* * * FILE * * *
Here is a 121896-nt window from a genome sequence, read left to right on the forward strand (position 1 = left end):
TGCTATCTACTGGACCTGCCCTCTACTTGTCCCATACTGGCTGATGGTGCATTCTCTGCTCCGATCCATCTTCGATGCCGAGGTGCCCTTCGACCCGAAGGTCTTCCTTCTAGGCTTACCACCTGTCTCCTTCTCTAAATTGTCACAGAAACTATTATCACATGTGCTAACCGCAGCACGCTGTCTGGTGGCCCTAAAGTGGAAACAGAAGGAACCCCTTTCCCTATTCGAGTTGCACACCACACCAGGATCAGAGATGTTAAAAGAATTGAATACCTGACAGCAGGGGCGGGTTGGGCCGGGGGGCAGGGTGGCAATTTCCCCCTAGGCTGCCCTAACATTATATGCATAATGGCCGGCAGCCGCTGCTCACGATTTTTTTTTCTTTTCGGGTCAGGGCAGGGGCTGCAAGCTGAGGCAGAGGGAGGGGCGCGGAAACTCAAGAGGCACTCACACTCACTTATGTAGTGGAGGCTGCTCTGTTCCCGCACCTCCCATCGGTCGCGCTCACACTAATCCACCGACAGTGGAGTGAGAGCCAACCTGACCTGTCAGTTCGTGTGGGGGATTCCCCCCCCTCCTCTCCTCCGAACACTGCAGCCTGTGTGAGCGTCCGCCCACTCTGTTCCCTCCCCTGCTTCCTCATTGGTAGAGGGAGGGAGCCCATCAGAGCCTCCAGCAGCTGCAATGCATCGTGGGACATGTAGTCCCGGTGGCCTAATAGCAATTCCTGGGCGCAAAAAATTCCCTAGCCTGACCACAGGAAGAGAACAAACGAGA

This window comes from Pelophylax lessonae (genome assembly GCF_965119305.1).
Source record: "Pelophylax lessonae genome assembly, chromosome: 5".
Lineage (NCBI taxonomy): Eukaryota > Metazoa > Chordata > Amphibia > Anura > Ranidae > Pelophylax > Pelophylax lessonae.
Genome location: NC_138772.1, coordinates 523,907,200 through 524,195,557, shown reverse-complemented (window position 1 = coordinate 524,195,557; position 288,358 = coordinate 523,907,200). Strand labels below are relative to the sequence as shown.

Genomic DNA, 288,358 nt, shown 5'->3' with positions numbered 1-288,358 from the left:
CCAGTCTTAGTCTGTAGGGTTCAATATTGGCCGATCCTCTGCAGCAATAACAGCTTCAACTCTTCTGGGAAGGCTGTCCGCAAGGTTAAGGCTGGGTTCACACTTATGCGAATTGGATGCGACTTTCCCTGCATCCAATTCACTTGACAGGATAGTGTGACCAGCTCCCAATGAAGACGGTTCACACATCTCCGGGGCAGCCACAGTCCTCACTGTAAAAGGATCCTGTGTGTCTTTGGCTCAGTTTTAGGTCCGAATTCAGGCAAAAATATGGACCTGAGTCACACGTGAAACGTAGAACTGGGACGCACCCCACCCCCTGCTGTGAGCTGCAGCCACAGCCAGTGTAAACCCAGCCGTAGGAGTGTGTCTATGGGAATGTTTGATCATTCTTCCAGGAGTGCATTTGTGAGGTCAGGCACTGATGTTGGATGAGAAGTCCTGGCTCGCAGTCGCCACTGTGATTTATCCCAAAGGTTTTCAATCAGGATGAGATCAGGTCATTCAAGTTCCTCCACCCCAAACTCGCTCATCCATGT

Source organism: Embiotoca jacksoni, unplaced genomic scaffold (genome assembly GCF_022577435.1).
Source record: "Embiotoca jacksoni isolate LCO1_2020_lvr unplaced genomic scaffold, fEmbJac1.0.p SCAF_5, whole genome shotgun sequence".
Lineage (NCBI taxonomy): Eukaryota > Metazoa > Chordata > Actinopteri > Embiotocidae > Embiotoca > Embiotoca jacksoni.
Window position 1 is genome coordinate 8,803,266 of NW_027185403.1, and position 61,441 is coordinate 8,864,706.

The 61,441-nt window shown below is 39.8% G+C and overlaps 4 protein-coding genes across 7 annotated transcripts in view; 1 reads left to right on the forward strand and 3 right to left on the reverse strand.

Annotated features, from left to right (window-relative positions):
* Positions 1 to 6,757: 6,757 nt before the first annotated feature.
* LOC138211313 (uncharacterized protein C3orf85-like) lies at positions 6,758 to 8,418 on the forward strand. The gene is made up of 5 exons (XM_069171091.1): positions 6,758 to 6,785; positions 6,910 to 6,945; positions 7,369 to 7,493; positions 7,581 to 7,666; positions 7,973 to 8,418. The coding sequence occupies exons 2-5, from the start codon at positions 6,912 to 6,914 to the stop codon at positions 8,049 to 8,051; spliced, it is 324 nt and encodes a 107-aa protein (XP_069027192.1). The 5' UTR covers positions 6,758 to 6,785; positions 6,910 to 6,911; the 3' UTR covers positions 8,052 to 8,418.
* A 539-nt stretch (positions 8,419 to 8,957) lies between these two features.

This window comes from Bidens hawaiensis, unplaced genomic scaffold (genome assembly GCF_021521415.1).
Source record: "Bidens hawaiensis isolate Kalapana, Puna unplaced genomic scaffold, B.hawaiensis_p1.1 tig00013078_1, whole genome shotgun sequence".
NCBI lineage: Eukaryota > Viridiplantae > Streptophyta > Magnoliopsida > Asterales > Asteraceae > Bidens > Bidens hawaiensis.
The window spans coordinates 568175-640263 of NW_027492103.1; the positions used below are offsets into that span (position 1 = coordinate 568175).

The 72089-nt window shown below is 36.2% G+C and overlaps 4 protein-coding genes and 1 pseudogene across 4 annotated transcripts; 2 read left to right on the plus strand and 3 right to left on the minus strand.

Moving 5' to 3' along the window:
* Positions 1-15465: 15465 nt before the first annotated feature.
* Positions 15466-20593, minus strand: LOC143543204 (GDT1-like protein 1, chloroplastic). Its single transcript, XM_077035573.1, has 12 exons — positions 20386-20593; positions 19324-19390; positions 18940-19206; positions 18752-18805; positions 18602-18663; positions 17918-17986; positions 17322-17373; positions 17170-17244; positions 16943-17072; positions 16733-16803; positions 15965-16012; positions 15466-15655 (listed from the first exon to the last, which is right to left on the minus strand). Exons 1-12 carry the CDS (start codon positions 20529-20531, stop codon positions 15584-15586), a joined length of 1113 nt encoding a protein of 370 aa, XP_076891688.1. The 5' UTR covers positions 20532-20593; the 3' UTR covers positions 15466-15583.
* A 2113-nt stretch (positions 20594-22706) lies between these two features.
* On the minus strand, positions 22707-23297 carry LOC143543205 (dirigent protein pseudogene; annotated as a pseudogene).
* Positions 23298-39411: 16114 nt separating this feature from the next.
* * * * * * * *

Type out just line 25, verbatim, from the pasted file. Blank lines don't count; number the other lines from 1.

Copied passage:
* Positions 15466-20593, minus strand: LOC143543204 (GDT1-like protein 1, chloroplastic). Its single transcript, XM_077035573.1, has 12 exons — positions 20386-20593; positions 19324-19390; positions 18940-19206; positions 18752-18805; positions 18602-18663; positions 17918-17986; positions 17322-17373; positions 17170-17244; positions 16943-17072; positions 16733-16803; positions 15965-16012; positions 15466-15655 (listed from the first exon to the last, which is right to left on the minus strand). Exons 1-12 carry the CDS (start codon positions 20529-20531, stop codon positions 15584-15586), a joined length of 1113 nt encoding a protein of 370 aa, XP_076891688.1. The 5' UTR covers positions 20532-20593; the 3' UTR covers positions 15466-15583.